Long-term Tiotropium Bromide Therapy in CF Patients Linked to Improvements in Lung Function Decline
Adult patients with cystic fibrosis (CF) show improvements in lung function decline when treated with a high dosage of tiotropium bromide taken over a long term (24 months).
Patients with cystic fibrosis often succumb to chronic lung disease, the leading cause of death among cystic fibrosis patients. Chronic lung disease is often treated with bronchodilators. The long-acting, inhaled, anticholinergic bronchodilator tiotropium bromide is approved for maintenance therapy in patients with chronic obstructive pulmonary disease (COPD). Administration of tiotropium bromide in COPD patients is associated with improvements in lung function and measures of disease exacerbations.
The study, “Impact of Long-Term Tiotropium Bromide Therapy on Annual Lung Function Decline in Adult Patients with Cystic Fibrosis,” was published in the open access journal PLOS One.
Few randomized placebo-controlled multicenter trials with tiotropium in children and adults with cystic fibrosis tested this therapy administered for less than 12 weeks and testing dosages of up to 5 micrograms (μg). The results showed that improved lung function was detected only when patients were treated with the highest dosage.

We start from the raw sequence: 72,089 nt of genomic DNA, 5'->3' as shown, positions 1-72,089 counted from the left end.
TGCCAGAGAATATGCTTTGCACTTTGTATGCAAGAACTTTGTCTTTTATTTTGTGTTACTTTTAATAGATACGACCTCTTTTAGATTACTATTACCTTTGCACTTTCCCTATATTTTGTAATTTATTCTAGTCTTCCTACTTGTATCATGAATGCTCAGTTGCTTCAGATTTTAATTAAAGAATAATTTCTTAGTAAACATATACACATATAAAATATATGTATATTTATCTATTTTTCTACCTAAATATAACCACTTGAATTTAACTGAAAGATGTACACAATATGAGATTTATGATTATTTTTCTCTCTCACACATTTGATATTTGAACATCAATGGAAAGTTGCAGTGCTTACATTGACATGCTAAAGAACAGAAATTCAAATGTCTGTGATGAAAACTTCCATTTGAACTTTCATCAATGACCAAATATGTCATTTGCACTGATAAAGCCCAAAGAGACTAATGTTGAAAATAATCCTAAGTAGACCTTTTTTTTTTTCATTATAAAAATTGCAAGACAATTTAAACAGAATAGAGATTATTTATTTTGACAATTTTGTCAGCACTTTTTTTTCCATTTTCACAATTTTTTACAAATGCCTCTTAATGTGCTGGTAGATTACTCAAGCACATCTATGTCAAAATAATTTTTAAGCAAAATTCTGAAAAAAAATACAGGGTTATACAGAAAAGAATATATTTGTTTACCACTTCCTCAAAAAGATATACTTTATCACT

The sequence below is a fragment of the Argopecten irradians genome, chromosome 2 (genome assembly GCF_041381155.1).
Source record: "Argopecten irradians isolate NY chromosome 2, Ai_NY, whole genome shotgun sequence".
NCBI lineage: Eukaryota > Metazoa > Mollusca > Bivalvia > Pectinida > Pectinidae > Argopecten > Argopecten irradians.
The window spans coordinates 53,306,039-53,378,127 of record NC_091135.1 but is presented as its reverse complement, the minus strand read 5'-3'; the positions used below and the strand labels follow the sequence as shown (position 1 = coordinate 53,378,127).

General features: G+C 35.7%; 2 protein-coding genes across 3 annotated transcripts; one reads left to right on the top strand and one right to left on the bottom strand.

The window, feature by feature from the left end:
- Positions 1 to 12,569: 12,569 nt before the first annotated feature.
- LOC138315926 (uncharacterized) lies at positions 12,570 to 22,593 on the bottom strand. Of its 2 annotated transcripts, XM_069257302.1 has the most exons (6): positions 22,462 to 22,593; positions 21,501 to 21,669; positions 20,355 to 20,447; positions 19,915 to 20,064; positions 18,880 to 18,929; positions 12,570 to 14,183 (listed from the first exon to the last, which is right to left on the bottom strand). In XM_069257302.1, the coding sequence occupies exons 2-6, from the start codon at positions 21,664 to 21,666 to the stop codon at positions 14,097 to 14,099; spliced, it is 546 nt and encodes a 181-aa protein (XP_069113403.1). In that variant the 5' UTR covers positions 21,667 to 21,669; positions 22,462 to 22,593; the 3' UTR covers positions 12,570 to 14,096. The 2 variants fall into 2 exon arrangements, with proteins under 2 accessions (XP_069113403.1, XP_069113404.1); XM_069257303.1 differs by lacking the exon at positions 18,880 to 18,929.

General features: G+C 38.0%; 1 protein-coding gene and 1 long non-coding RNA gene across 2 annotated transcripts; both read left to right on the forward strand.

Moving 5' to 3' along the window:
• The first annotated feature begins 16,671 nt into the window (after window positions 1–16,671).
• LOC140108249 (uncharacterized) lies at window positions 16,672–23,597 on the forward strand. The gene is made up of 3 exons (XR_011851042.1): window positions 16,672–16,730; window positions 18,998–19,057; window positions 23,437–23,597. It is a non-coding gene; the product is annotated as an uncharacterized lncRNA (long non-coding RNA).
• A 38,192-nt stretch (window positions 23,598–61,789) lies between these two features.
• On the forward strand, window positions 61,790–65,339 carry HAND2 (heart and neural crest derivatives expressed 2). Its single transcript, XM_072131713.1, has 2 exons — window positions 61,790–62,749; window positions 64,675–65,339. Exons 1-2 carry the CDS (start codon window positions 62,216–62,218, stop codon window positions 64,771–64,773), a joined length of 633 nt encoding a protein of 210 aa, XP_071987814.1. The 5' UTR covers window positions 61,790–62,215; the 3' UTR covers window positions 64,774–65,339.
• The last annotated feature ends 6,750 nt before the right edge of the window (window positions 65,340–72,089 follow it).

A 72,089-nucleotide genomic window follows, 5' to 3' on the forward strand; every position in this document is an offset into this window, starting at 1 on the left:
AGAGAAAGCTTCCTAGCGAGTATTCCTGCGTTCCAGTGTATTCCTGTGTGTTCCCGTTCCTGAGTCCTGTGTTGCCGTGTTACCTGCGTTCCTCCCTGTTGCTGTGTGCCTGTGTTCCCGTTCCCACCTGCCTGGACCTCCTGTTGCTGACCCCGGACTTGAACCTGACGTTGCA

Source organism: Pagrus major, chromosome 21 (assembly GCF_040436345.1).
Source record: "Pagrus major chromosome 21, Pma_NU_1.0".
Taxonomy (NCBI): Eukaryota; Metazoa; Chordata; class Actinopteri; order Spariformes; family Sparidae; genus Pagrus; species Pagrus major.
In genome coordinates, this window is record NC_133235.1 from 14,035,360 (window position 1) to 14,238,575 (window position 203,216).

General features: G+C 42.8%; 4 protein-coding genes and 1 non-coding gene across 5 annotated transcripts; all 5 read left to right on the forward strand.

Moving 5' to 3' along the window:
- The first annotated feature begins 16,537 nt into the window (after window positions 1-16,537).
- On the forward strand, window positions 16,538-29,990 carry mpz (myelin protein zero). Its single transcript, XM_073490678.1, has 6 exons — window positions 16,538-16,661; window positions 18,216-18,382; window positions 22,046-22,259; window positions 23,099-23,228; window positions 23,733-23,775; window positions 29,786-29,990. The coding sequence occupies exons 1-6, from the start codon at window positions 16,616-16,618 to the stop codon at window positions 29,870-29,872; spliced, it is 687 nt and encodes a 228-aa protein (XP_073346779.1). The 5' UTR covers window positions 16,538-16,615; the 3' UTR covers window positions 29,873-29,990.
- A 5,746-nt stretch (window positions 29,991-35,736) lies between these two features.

Now, a team of researchers tested the effects of tiotropium bromide when administered for 24 months, and at a high dosage of 18 micrograms. Researchers treated adult patients with different cystic fibrosis disease severities with an 18-microgram dosage of inhaled tiotropium, taken daily. The patients’ estimated annual lung function decline is assessed through forced expiratory volume in 1 second (FEV1).
In total, 160 adults were analyzed. Adults patents treated for 24 months with tiotropium bromide had a significantly slower decline of mean annual change of FEV1 compared to placebo controls. In patients with a FEV1 of 70 percent predicted or greater, long-term tiotropium bromide treatment was associated with greater improvements in annual lung function decline.
In conclusion, the results from this retrospective cohort study supported that once-daily inhalation of tiotropium at a higher dose can reduce the rates of lung function decline in a statistically significant manner. Researchers observed, however, no effect of the treatment in the mean annual change of exacerbations in adult cystic fibrosis patients.
Additional studies are still required to fully understand and identify the positive effects of long-term anti-obstructive tiotropium therapy, as well as its safety and tolerability in different groups of cystic fibrosis patients.